A report into working conditions in the Leicester garment industry has found workers being paid below the minimum wage and breaches in health and safety standards.
The research, carried out by the University of Leicester for the Ethical Trading Initiative (ETI), also found an absence of employment contracts and poor enforcement of labour regulations and standards.
The report said the industry had seen the “emergence of new business models that are competitive in a globalised industry” and “integrated into global supply chains”, while the average size of a garment manufacturer in the UK had fallen by more than 60 per cent over the past two decades. In 2013 82 per cent of firms employed less than 10 people.
The report said “sourcing and purchasing practices as well as product and labour market regulations have in many ways resulted in a new, very different industry which is dominated by small firms, fragmented supply chains, a largely vulnerable workforce and the absence of enterprise-level industrial relations and worker representation”.
“Extensive research within Leicester as a UK sourcing hub found that the majority of garment workers are paid way below the national minimum wage, do not have employment contracts, and are subject to intense and arbitrary work practices,” said the report.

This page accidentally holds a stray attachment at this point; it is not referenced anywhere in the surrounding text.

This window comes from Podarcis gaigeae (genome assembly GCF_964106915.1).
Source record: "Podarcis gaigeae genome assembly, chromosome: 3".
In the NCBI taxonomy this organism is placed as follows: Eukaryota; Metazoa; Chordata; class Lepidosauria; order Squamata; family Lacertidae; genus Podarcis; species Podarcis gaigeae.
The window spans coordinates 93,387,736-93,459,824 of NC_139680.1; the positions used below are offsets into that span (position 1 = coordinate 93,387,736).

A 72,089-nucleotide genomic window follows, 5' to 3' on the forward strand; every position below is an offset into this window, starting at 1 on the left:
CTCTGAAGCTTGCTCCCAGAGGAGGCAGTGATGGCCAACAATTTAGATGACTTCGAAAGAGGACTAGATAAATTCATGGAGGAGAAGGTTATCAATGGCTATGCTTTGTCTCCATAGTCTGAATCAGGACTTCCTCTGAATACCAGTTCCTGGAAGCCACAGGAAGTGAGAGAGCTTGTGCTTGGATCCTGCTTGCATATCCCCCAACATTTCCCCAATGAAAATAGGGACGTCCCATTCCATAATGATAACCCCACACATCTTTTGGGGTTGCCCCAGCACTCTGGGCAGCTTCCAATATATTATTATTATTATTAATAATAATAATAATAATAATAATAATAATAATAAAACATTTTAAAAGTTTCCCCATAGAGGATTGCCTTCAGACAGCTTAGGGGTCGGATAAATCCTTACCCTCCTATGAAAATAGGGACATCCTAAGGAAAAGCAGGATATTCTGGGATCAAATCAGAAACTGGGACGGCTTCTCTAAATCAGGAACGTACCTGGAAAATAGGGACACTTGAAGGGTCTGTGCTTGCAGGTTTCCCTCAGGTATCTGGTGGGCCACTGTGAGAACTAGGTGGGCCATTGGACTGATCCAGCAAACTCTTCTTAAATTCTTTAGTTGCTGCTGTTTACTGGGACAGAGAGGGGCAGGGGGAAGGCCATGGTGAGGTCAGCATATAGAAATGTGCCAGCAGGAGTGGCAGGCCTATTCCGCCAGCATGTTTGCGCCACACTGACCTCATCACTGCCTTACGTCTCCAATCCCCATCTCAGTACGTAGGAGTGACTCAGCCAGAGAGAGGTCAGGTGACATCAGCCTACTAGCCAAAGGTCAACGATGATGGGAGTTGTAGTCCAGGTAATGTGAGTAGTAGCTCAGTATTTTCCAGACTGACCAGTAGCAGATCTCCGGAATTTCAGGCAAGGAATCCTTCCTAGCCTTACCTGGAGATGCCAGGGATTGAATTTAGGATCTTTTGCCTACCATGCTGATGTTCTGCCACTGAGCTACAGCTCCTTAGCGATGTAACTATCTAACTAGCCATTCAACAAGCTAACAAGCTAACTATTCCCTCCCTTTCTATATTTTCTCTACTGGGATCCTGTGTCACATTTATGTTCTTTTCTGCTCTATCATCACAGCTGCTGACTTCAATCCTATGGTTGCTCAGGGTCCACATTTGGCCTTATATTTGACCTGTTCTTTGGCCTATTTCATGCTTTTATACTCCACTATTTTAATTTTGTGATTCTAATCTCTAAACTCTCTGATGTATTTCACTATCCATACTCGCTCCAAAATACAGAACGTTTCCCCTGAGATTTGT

In response ETI has launched a programme to promote ethical purchasing and improve working conditions in Leicester.
ETI said it would be working with suppliers to provide training and support and “helping them build robust management systems and to ensure wages meet legal requirements”, while also promoting good purchasing practices among retail buyers.
“The focus is on building a fair trading environment, where responsible Leicester-based suppliers and manufacturers benefit through stronger relationships, longer-term investment and competitive advantage," the organisation said.
Debbie Coulter, ETI head of programmes, said: “Leicester is an important manufacturing centre for many fashion brands and retailers and is part of a re-emergence in UK textiles manufacturing.
“We know there are good business practices within some parts of the sector, but this research has also found evidence of serious and endemic labour rights issues. No worker should be paid below the national minimum wage, or work in precarious conditions where they are at risk of exploitation. These are serious issues that need to be addressed with urgency, if this sector is going to thrive and prosper.”
☛ An interview with new ETI chairman Philip Chamberlain will appear in the March issue of Supply Management.